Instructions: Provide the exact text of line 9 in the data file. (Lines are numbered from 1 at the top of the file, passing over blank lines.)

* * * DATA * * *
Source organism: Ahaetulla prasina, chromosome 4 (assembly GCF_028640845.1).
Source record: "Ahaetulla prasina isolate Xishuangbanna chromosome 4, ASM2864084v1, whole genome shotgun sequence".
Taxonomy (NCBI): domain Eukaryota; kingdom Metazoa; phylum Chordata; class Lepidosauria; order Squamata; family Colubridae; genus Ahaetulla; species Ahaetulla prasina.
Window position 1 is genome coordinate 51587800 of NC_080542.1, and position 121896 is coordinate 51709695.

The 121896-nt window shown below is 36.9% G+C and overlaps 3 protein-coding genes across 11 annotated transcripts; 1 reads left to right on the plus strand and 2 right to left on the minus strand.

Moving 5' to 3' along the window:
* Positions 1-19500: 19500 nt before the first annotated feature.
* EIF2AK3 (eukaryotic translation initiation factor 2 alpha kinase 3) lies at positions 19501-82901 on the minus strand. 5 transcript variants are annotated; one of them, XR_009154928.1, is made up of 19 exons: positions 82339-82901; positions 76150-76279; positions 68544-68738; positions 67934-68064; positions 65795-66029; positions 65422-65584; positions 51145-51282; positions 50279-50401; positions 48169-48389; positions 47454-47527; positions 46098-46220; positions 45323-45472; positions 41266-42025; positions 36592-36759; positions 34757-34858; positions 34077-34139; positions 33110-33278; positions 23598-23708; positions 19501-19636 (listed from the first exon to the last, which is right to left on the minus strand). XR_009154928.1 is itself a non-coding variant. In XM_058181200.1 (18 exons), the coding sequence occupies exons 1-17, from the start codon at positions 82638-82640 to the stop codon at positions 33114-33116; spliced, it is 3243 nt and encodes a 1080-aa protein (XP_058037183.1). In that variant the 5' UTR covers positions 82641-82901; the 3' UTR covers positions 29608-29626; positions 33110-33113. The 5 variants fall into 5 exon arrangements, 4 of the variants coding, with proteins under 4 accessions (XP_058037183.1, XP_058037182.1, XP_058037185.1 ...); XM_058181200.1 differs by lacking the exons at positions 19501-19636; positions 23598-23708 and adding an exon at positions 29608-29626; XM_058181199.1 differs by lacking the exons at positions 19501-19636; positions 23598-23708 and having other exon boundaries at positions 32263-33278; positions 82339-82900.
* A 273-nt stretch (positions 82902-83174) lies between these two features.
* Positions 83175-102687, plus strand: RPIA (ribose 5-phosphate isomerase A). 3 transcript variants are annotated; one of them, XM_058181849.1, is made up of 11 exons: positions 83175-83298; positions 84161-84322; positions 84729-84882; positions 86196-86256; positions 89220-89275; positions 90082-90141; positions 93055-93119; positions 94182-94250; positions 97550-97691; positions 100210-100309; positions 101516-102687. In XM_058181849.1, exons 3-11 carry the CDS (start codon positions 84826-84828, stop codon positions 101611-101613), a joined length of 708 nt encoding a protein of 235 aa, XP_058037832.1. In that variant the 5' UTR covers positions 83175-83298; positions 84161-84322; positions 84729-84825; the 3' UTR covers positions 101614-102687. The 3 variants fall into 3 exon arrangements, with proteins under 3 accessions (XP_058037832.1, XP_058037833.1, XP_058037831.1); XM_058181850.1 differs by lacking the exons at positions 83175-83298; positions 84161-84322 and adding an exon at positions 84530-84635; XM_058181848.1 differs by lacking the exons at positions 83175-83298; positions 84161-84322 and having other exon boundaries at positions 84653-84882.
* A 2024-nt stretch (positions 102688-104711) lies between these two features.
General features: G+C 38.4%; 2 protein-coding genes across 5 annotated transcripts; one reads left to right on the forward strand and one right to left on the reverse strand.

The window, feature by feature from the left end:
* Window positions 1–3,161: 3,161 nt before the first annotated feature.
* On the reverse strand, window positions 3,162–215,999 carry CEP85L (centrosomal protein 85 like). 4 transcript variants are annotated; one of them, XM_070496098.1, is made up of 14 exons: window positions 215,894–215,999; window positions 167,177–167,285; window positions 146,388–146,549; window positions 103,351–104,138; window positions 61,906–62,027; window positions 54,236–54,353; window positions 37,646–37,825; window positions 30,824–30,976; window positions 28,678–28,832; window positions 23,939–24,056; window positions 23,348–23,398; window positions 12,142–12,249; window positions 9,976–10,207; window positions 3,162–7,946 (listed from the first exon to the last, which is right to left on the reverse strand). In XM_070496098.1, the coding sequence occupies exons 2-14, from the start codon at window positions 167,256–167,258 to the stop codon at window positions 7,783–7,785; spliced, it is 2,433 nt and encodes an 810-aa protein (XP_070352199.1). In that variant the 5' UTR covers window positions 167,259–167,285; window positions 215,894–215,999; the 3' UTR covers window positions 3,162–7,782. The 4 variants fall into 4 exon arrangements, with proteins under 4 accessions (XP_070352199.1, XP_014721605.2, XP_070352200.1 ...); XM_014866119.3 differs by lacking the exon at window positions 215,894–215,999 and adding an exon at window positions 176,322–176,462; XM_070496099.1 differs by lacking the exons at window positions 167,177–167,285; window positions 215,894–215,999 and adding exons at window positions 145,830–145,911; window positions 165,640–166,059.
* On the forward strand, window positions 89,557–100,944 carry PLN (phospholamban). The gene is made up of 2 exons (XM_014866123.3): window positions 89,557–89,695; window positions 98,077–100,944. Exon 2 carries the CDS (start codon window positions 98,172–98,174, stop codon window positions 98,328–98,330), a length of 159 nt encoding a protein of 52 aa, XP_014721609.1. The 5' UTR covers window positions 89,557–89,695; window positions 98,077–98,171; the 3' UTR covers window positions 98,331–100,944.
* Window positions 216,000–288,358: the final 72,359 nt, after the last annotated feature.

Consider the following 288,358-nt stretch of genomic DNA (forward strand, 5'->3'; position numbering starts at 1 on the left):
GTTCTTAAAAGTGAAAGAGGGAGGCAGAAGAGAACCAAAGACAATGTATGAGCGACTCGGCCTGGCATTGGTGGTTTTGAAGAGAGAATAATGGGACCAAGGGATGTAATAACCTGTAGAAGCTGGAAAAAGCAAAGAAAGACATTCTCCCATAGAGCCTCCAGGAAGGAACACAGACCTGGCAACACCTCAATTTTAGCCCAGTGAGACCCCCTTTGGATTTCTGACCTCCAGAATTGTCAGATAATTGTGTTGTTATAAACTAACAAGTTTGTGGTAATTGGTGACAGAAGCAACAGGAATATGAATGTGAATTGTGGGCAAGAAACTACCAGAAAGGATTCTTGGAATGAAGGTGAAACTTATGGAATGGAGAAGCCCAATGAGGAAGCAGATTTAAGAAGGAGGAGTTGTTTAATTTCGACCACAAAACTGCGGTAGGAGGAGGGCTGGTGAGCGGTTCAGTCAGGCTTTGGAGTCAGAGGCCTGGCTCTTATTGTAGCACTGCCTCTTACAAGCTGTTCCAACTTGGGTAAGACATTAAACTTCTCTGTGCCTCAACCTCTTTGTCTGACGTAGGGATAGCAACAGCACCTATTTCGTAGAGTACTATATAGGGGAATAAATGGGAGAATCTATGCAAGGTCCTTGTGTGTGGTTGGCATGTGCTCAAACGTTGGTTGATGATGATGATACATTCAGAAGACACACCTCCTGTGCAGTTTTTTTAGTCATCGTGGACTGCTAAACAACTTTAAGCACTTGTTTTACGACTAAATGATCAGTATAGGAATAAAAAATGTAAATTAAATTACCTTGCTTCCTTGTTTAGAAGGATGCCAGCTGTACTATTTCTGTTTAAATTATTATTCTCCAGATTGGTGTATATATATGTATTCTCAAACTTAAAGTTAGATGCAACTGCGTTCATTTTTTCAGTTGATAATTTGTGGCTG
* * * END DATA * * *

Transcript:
* A 273-nt stretch (positions 82902-83174) lies between these two features.